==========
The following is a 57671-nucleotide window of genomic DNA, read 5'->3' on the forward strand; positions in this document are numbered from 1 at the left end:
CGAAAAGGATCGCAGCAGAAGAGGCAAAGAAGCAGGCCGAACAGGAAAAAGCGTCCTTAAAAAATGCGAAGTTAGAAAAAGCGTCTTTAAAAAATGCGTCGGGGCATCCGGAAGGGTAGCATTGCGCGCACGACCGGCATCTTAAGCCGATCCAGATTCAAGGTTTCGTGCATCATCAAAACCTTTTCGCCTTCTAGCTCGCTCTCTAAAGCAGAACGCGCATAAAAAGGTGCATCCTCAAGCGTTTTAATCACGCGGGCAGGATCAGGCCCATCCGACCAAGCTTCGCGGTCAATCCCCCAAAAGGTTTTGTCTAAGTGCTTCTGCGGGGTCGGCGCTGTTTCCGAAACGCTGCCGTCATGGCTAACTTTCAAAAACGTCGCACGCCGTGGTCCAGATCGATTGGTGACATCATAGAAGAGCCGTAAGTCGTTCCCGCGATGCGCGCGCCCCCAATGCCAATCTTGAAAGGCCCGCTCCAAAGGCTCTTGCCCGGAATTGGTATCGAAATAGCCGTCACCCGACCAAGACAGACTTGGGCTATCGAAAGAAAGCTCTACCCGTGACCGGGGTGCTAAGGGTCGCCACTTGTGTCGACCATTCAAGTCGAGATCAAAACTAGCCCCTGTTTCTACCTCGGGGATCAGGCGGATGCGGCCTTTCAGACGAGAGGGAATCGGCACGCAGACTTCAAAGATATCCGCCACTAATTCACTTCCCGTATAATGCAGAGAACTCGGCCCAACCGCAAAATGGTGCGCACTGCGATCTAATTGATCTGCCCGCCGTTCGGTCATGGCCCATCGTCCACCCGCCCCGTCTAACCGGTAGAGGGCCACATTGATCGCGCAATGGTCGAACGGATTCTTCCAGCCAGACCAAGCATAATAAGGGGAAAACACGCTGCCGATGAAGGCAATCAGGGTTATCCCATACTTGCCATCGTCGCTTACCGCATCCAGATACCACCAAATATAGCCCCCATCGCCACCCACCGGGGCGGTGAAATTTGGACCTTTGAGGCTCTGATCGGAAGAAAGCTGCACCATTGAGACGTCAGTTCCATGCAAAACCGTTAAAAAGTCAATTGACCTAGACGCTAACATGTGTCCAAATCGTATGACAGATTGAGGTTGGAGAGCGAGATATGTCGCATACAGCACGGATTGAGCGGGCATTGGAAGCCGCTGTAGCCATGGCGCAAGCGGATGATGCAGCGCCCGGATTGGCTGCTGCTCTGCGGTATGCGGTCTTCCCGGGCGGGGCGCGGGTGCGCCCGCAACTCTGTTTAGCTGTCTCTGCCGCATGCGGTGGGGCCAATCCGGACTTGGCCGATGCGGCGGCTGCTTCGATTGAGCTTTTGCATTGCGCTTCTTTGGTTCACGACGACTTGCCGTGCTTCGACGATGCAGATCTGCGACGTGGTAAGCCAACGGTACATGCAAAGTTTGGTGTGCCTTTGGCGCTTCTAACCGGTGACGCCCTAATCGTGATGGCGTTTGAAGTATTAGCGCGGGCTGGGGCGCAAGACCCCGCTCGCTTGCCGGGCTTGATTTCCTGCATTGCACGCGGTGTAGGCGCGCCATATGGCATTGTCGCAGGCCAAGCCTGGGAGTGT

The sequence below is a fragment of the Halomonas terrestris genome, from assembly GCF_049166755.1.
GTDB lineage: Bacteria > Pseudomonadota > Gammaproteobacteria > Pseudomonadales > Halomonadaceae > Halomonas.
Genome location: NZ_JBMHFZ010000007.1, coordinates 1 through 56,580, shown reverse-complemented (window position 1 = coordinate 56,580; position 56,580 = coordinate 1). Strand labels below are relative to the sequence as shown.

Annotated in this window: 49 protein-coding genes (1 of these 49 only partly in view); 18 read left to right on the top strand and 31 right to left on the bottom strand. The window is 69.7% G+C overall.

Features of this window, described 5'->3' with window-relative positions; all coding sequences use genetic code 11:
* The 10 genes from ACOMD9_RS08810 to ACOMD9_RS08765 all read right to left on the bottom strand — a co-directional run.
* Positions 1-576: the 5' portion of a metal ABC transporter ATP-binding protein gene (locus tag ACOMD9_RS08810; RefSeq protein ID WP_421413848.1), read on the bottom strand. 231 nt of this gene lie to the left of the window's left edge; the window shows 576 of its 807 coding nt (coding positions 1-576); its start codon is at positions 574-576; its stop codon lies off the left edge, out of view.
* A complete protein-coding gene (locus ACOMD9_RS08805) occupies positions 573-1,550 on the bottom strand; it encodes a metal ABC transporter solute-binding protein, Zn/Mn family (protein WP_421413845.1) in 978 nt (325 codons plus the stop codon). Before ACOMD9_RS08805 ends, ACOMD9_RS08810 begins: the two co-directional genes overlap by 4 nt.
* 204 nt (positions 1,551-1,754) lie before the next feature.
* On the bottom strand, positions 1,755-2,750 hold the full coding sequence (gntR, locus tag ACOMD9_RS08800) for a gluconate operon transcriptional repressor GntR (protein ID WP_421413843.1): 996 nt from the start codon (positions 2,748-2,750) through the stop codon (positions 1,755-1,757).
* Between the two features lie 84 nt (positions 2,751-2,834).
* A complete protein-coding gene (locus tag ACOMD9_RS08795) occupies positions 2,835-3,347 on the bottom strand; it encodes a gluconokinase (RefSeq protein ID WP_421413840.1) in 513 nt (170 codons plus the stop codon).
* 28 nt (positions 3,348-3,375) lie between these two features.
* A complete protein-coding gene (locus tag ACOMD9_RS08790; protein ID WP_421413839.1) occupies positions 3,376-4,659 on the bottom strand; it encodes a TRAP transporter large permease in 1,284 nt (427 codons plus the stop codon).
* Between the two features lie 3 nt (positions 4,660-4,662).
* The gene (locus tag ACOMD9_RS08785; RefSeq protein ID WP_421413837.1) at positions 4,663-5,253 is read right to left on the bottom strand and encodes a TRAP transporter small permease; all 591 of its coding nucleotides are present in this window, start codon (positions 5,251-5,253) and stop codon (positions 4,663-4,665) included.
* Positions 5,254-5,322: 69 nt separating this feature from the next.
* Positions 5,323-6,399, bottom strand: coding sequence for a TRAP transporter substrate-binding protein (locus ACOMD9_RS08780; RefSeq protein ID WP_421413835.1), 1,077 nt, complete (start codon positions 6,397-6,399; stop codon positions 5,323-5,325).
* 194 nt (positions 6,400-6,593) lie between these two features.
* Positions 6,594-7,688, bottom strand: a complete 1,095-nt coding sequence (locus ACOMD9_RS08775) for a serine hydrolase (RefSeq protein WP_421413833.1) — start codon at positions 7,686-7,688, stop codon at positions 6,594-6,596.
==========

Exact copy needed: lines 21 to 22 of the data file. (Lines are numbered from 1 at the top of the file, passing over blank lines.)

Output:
* 194 nt (positions 6,400-6,593) lie between these two features.
* Positions 6,594-7,688, bottom strand: a complete 1,095-nt coding sequence (locus ACOMD9_RS08775) for a serine hydrolase (RefSeq protein WP_421413833.1) — start codon at positions 7,686-7,688, stop codon at positions 6,594-6,596.